The effects of arginine glutamate, a promising excipient for protein formulation, on cell viability: Comparisons with NaCl.

Research output: Contribution to journalArticle

  • External authors:
  • Priscilla Kheddo
  • Kieran Mellody
  • Shahid Uddin
  • Christopher F Van Der Walle

Abstract

The effects of an equimolar mixture of l-arginine and l-glutamate (Arg·Glu) on cell viability and cellular stress using in vitro cell culture systems are examined with reference to NaCl, in the context of monoclonal antibody formulation. Cells relevant to subcutaneous administration were selected: the human monocyte cell line THP-1, grown as a single cell suspension, and adherent human primary fibroblasts. For THP-1 cells, the mechanism of cell death caused by relatively high salt concentrations was investigated and effects on cell activation/stress assessed as a function of changes in membrane marker and cytokine (interleukin-8) expression. These studies demonstrated that Arg·Glu does not have any further detrimental effects on THP-1 viability in comparison to NaCl at equivalent osmolalities, and that both salts at higher concentrations cause cell death by apoptosis; there was no significant effect on measures of THP-1 cellular stress/activation. For adherent fibroblasts, both salts caused significant toxicity at ~400mOsm/kg, although Arg·Glu caused a more precipitous subsequent decline in viability than did NaCl. These data indicate that Arg·Glu is of equivalent toxicity to NaCl and that the mechanism of toxicity is such that cell death is unlikely to trigger inflammation upon subcutaneous injection in vivo.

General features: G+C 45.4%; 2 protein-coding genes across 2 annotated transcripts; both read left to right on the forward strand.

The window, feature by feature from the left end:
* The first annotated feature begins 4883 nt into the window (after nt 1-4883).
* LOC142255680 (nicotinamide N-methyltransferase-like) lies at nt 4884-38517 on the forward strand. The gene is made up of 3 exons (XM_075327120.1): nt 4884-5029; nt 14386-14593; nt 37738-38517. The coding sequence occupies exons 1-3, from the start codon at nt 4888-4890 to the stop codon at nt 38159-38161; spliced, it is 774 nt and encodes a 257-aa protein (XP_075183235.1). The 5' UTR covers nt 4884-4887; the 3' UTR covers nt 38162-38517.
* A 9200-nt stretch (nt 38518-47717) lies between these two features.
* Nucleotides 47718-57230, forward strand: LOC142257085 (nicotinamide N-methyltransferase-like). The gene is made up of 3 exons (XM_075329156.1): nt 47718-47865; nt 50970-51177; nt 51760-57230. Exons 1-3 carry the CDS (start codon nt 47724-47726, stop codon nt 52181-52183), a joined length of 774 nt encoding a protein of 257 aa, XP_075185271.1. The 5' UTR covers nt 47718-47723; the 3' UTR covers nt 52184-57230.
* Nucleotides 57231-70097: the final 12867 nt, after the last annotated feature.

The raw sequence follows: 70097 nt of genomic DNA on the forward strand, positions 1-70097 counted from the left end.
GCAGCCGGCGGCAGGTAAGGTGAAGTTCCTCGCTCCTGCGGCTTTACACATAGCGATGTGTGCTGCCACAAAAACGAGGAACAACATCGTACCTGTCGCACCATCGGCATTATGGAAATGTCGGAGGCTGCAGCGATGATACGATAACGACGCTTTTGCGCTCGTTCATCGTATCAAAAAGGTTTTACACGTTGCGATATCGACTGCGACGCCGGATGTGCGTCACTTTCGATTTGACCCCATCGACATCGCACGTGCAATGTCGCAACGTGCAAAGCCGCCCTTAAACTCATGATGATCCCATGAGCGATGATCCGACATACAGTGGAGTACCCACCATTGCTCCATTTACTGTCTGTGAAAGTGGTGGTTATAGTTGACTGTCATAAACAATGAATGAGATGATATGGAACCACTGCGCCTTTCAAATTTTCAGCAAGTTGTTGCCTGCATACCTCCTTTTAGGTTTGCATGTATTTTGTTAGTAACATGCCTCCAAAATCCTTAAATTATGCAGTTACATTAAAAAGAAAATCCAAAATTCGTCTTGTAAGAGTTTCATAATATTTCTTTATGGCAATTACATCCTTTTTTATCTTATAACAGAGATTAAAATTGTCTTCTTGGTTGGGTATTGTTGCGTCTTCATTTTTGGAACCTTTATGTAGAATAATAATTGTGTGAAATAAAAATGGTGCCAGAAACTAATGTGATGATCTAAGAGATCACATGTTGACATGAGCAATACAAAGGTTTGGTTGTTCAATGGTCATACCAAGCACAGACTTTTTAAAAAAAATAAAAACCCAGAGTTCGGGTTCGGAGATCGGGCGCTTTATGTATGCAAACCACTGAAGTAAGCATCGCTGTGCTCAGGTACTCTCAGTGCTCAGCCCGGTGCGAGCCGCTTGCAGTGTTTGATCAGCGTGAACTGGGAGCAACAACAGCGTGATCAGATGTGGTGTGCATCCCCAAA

Bibliographical metadata

Original languageEnglish
Pages (from-to)88-98
JournalToxicology in Vitro
Volume33
Early online date10 Feb 2016
DOIs
StatePublished - Jun 2016